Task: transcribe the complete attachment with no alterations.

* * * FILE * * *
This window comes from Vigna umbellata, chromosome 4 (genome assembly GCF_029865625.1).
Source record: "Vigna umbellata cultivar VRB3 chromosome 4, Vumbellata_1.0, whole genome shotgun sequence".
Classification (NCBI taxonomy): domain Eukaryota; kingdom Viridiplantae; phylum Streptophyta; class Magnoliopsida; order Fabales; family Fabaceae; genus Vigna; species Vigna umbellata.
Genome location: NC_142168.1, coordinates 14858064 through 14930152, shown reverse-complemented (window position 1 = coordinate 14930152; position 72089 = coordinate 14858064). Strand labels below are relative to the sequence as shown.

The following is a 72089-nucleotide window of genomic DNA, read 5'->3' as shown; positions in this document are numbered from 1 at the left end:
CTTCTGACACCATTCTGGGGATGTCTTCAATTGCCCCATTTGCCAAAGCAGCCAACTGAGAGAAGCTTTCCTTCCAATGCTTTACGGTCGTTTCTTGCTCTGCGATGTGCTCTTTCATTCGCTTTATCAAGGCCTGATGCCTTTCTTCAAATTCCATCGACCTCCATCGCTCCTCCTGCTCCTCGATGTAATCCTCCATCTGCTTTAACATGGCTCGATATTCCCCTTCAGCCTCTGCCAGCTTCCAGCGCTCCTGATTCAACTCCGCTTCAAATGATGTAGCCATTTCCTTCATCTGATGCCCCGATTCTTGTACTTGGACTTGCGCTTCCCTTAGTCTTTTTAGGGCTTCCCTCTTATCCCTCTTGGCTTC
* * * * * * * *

This window comes from Vigna umbellata, chromosome 4 (genome assembly GCF_029865625.1).
Source record: "Vigna umbellata cultivar VRB3 chromosome 4, Vumbellata_1.0, whole genome shotgun sequence".
Classification (NCBI taxonomy): domain Eukaryota; kingdom Viridiplantae; phylum Streptophyta; class Magnoliopsida; order Fabales; family Fabaceae; genus Vigna; species Vigna umbellata.
Genome location: NC_142168.1, coordinates 14858064 through 14930152, shown reverse-complemented (window position 1 = coordinate 14930152; position 72089 = coordinate 14858064). Strand labels below are relative to the sequence as shown.

The following is a 72089-nucleotide window of genomic DNA, read 5'->3' as shown; positions in this document are numbered from 1 at the left end:
CTTCTGACACCATTCTGGGGATGTCTTCAATTGCCCCATTTGCCAAAGCAGCCAACTGAGAGAAGCTTTCCTTCCAATGCTTTACGGTCGTTTCTTGCTCTGCGATGTGCTCTTTCATTCGCTTTATCAAGGCCTGATGCCTTTCTTCAAATTCCATCGACCTCCATCGCTCCTCCTGCTCCTCGATGTAATCCTCCATCTGCTTTAACATGGCTCGATATTCCCCTTCAGCCTCTGCCAGCTTCCAGCGCTCCTGATTCAACTCCGCTTCAAATGATGTAGCCATTTCCTTCATCTGATGCCCCGATTCTTGTACTTGGACTTGCGCTTCCCTTAGTCTTTTTAGGGCTTCCCTCTTATCCCTCTTGGCTTC